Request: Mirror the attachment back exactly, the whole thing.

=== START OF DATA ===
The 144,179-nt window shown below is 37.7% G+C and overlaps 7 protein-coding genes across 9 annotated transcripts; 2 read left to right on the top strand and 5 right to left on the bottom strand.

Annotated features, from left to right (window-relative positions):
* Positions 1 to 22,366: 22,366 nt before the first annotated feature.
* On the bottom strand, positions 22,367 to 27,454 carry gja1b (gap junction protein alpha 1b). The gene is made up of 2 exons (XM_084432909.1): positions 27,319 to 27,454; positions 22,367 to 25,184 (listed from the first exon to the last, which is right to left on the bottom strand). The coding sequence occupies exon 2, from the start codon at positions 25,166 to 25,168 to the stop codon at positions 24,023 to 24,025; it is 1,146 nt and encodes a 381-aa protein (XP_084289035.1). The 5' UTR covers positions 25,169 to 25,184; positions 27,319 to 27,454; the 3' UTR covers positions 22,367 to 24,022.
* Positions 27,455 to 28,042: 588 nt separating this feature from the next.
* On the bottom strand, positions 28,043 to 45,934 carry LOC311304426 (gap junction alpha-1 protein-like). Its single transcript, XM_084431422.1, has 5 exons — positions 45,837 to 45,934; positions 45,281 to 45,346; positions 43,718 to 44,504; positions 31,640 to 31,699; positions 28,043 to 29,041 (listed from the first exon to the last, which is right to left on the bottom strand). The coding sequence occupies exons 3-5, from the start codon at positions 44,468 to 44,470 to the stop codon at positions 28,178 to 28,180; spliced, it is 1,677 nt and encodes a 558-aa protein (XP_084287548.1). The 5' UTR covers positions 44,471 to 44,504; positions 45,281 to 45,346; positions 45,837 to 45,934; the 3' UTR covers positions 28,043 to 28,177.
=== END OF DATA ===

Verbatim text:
The 144,179-nt window shown below is 37.7% G+C and overlaps 7 protein-coding genes across 9 annotated transcripts; 2 read left to right on the top strand and 5 right to left on the bottom strand.

Annotated features, from left to right (window-relative positions):
* Positions 1 to 22,366: 22,366 nt before the first annotated feature.
* On the bottom strand, positions 22,367 to 27,454 carry gja1b (gap junction protein alpha 1b). The gene is made up of 2 exons (XM_084432909.1): positions 27,319 to 27,454; positions 22,367 to 25,184 (listed from the first exon to the last, which is right to left on the bottom strand). The coding sequence occupies exon 2, from the start codon at positions 25,166 to 25,168 to the stop codon at positions 24,023 to 24,025; it is 1,146 nt and encodes a 381-aa protein (XP_084289035.1). The 5' UTR covers positions 25,169 to 25,184; positions 27,319 to 27,454; the 3' UTR covers positions 22,367 to 24,022.
* Positions 27,455 to 28,042: 588 nt separating this feature from the next.
* On the bottom strand, positions 28,043 to 45,934 carry LOC311304426 (gap junction alpha-1 protein-like). Its single transcript, XM_084431422.1, has 5 exons — positions 45,837 to 45,934; positions 45,281 to 45,346; positions 43,718 to 44,504; positions 31,640 to 31,699; positions 28,043 to 29,041 (listed from the first exon to the last, which is right to left on the bottom strand). The coding sequence occupies exons 3-5, from the start codon at positions 44,468 to 44,470 to the stop codon at positions 28,178 to 28,180; spliced, it is 1,677 nt and encodes a 558-aa protein (XP_084287548.1). The 5' UTR covers positions 44,471 to 44,504; positions 45,281 to 45,346; positions 45,837 to 45,934; the 3' UTR covers positions 28,043 to 28,177.